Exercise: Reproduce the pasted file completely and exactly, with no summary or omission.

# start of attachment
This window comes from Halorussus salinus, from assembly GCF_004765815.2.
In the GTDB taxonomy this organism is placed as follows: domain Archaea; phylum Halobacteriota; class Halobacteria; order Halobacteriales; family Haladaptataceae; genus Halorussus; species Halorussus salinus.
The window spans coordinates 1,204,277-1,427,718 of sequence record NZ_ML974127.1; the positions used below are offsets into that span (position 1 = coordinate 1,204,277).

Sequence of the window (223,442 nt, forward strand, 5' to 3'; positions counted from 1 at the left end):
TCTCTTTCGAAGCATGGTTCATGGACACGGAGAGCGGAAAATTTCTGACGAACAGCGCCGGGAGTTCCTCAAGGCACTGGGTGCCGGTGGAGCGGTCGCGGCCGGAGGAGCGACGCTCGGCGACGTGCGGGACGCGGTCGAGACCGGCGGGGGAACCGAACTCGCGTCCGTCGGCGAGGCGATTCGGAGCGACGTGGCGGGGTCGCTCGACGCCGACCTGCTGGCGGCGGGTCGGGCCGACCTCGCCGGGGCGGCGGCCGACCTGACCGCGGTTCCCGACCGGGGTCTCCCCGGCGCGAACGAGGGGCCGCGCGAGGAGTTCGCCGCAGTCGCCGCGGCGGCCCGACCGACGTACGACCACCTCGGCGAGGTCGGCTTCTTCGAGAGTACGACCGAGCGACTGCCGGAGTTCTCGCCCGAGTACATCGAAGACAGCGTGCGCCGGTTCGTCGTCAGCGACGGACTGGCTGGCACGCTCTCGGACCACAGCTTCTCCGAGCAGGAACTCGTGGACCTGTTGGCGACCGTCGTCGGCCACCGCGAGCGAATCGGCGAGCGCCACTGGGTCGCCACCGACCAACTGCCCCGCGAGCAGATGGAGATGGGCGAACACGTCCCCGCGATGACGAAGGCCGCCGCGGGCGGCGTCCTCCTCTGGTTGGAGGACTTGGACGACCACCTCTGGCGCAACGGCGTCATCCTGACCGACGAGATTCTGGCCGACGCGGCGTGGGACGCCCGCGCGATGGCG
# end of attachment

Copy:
This window comes from Halorussus salinus, from assembly GCF_004765815.2.
In the GTDB taxonomy this organism is placed as follows: domain Archaea; phylum Halobacteriota; class Halobacteria; order Halobacteriales; family Haladaptataceae; genus Halorussus; species Halorussus salinus.
The window spans coordinates 1,204,277-1,427,718 of sequence record NZ_ML974127.1; the positions used below are offsets into that span (position 1 = coordinate 1,204,277).

Sequence of the window (223,442 nt, forward strand, 5' to 3'; positions counted from 1 at the left end):
TCTCTTTCGAAGCATGGTTCATGGACACGGAGAGCGGAAAATTTCTGACGAACAGCGCCGGGAGTTCCTCAAGGCACTGGGTGCCGGTGGAGCGGTCGCGGCCGGAGGAGCGACGCTCGGCGACGTGCGGGACGCGGTCGAGACCGGCGGGGGAACCGAACTCGCGTCCGTCGGCGAGGCGATTCGGAGCGACGTGGCGGGGTCGCTCGACGCCGACCTGCTGGCGGCGGGTCGGGCCGACCTCGCCGGGGCGGCGGCCGACCTGACCGCGGTTCCCGACCGGGGTCTCCCCGGCGCGAACGAGGGGCCGCGCGAGGAGTTCGCCGCAGTCGCCGCGGCGGCCCGACCGACGTACGACCACCTCGGCGAGGTCGGCTTCTTCGAGAGTACGACCGAGCGACTGCCGGAGTTCTCGCCCGAGTACATCGAAGACAGCGTGCGCCGGTTCGTCGTCAGCGACGGACTGGCTGGCACGCTCTCGGACCACAGCTTCTCCGAGCAGGAACTCGTGGACCTGTTGGCGACCGTCGTCGGCCACCGCGAGCGAATCGGCGAGCGCCACTGGGTCGCCACCGACCAACTGCCCCGCGAGCAGATGGAGATGGGCGAACACGTCCCCGCGATGACGAAGGCCGCCGCGGGCGGCGTCCTCCTCTGGTTGGAGGACTTGGACGACCACCTCTGGCGCAACGGCGTCATCCTGACCGACGAGATTCTGGCCGACGCGGCGTGGGACGCCCGCGCGATGGCG